Cory and Katie Mars don’t have much time left with their baby daughter. But they are creating memories to last a lifetime.
Little Zailynn, a happy eight-month-old baby, has spinal muscular atrophy, a disease that is stealing her ability to breathe and leaves her unable to sit up.
Her Wisconsin parents have created a bucket list of more than 50 things they want to do with their daughter before time runs out. So far, they’ve scratched off going to the zoo, dressing up like a princess, visiting a farm and walking down the aisle with her father (which was really daddy carrying Zailynn down the aisle of a friend’s wedding).
“The bucket list was my wife’s idea,” Cory Mars, 25, told INSIDE EDITION Thursday. “She said ‘I need to come up with a list of things we can do as family.’ What we’re doing is making memories with our daughter. We’re making this for our whole family. When she’s gone for years, we’ll still have these memories.”
Doctors have told the family that most children with Zailynn’s genetic disorder don’t live past the age of two.
“It’s not an easy thing to watch,” Mars said. “She’s happy, she’s content, she’s comfortable,” and that is the most her parents can hope for.
“She spends 95 percent of her time on her back, so she can breathe. Her neck muscles can’t hold her head up,” her father explained.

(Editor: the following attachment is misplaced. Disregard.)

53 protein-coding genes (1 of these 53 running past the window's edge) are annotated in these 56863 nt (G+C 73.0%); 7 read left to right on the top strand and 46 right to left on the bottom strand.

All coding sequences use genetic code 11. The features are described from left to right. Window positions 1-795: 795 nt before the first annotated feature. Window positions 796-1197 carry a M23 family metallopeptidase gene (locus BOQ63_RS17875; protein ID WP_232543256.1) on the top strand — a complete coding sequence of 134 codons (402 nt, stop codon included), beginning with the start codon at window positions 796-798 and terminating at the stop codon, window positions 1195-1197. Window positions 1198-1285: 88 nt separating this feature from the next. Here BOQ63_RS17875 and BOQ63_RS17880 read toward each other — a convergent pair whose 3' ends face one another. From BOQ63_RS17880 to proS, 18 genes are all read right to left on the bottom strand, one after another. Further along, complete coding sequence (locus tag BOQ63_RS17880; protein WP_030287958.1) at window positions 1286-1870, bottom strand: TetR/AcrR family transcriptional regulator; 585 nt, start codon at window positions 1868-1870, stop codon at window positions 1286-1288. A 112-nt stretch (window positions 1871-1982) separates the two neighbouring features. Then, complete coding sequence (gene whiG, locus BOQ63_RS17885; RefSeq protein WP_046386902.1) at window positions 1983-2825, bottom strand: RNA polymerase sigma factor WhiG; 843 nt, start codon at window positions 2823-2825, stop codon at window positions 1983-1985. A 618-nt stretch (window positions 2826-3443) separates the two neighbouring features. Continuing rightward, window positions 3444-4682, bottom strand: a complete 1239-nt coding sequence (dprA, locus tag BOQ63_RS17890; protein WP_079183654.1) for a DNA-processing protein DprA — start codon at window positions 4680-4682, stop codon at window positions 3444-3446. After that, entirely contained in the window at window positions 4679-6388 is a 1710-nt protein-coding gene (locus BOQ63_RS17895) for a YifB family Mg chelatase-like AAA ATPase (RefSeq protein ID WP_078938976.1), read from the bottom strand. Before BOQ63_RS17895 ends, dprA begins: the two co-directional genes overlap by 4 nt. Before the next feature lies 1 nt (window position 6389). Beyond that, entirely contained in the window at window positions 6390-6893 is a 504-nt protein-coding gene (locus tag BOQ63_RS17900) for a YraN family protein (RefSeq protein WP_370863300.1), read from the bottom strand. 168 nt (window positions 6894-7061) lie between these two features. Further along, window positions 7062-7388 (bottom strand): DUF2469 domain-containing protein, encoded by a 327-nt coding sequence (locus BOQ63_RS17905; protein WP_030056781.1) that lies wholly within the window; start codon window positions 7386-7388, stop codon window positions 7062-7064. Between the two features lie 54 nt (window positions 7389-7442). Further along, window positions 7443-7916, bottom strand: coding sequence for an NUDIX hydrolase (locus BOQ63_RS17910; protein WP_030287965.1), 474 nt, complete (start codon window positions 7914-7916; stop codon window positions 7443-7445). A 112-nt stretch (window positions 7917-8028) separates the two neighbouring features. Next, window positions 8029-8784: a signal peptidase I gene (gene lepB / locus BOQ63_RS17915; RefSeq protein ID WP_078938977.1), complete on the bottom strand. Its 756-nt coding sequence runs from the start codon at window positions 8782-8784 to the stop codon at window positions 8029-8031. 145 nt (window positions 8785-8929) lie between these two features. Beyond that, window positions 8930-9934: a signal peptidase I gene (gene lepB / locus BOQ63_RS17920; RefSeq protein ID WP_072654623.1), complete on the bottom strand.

Zailynn was four months old when she caught a cold. She seemed get better, but then took a radical turn for the worse, Mars said.
He rushed her to the emergency room, where doctors determined she was in extreme respiratory distress. She couldn’t breathe on her own. X-rays showed she had pneumonia, her dad said.
After being transferred to Milwaukee Children’s Hospital, physicians there eventually diagnosed her after a battery of tests.
“I just broke down,” Mars said. “I couldn’t even listen to this man tell me I wasn’t going to have my daughter around (when) I was an old man.”
Zailynn has a three-year-old brother, Exander, who is part of the bucket list activities.
Their parents have decided against invasive procedures to prolong Zailynn’s life.
“We’re essentially letting nature take its course,” her dad said.
“Every day I get with my daughter is a blessing. She has taught me so many things,” he said, breaking into tears. “We just have to play the cards we were dealt… She’s the hero in this. She’s the one who has this disease.
“We’re just her parents.”
Photos Courtesy of Jessica Yngsdal from Simply Unspoken Photography